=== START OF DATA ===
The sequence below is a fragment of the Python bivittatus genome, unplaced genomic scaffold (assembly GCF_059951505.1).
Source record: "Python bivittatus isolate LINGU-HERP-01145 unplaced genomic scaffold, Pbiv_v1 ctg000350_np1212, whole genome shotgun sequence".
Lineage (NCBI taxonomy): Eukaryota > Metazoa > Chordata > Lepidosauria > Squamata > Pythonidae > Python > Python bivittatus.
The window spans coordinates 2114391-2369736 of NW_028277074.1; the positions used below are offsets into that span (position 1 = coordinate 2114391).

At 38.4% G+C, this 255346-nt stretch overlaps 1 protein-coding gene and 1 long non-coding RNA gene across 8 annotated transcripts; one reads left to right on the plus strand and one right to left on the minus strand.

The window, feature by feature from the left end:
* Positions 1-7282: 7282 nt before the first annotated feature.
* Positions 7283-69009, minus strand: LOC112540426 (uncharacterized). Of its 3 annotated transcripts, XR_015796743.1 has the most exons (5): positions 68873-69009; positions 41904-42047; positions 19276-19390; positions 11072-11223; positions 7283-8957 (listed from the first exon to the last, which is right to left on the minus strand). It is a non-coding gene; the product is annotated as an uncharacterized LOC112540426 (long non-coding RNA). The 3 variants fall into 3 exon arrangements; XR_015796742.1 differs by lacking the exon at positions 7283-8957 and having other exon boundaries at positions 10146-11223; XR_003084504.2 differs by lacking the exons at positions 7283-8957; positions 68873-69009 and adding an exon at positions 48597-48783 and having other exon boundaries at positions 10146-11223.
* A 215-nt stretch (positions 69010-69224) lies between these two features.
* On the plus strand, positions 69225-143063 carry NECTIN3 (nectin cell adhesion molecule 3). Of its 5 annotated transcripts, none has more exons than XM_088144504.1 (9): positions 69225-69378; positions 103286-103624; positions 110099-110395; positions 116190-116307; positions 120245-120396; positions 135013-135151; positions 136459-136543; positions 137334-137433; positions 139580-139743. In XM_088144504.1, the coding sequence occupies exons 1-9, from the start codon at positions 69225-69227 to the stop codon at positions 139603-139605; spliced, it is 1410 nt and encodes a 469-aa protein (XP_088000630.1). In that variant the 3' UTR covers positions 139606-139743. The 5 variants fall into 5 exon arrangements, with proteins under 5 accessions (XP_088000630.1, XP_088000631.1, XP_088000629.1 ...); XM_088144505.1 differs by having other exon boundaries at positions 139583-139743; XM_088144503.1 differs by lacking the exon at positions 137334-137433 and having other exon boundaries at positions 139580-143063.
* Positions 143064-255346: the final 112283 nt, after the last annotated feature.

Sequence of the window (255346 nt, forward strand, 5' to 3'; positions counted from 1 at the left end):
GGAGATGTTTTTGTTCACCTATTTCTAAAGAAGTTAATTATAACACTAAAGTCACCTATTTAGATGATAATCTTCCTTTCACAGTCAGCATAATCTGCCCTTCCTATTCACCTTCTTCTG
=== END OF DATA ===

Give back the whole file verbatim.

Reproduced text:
The sequence below is a fragment of the Python bivittatus genome, unplaced genomic scaffold (assembly GCF_059951505.1).
Source record: "Python bivittatus isolate LINGU-HERP-01145 unplaced genomic scaffold, Pbiv_v1 ctg000350_np1212, whole genome shotgun sequence".
Lineage (NCBI taxonomy): Eukaryota > Metazoa > Chordata > Lepidosauria > Squamata > Pythonidae > Python > Python bivittatus.
The window spans coordinates 2114391-2369736 of NW_028277074.1; the positions used below are offsets into that span (position 1 = coordinate 2114391).

At 38.4% G+C, this 255346-nt stretch overlaps 1 protein-coding gene and 1 long non-coding RNA gene across 8 annotated transcripts; one reads left to right on the plus strand and one right to left on the minus strand.

The window, feature by feature from the left end:
* Positions 1-7282: 7282 nt before the first annotated feature.
* Positions 7283-69009, minus strand: LOC112540426 (uncharacterized). Of its 3 annotated transcripts, XR_015796743.1 has the most exons (5): positions 68873-69009; positions 41904-42047; positions 19276-19390; positions 11072-11223; positions 7283-8957 (listed from the first exon to the last, which is right to left on the minus strand). It is a non-coding gene; the product is annotated as an uncharacterized LOC112540426 (long non-coding RNA). The 3 variants fall into 3 exon arrangements; XR_015796742.1 differs by lacking the exon at positions 7283-8957 and having other exon boundaries at positions 10146-11223; XR_003084504.2 differs by lacking the exons at positions 7283-8957; positions 68873-69009 and adding an exon at positions 48597-48783 and having other exon boundaries at positions 10146-11223.
* A 215-nt stretch (positions 69010-69224) lies between these two features.
* On the plus strand, positions 69225-143063 carry NECTIN3 (nectin cell adhesion molecule 3). Of its 5 annotated transcripts, none has more exons than XM_088144504.1 (9): positions 69225-69378; positions 103286-103624; positions 110099-110395; positions 116190-116307; positions 120245-120396; positions 135013-135151; positions 136459-136543; positions 137334-137433; positions 139580-139743. In XM_088144504.1, the coding sequence occupies exons 1-9, from the start codon at positions 69225-69227 to the stop codon at positions 139603-139605; spliced, it is 1410 nt and encodes a 469-aa protein (XP_088000630.1). In that variant the 3' UTR covers positions 139606-139743. The 5 variants fall into 5 exon arrangements, with proteins under 5 accessions (XP_088000630.1, XP_088000631.1, XP_088000629.1 ...); XM_088144505.1 differs by having other exon boundaries at positions 139583-139743; XM_088144503.1 differs by lacking the exon at positions 137334-137433 and having other exon boundaries at positions 139580-143063.
* Positions 143064-255346: the final 112283 nt, after the last annotated feature.

Sequence of the window (255346 nt, forward strand, 5' to 3'; positions counted from 1 at the left end):
GGAGATGTTTTTGTTCACCTATTTCTAAAGAAGTTAATTATAACACTAAAGTCACCTATTTAGATGATAATCTTCCTTTCACAGTCAGCATAATCTGCCCTTCCTATTCACCTTCTTCTG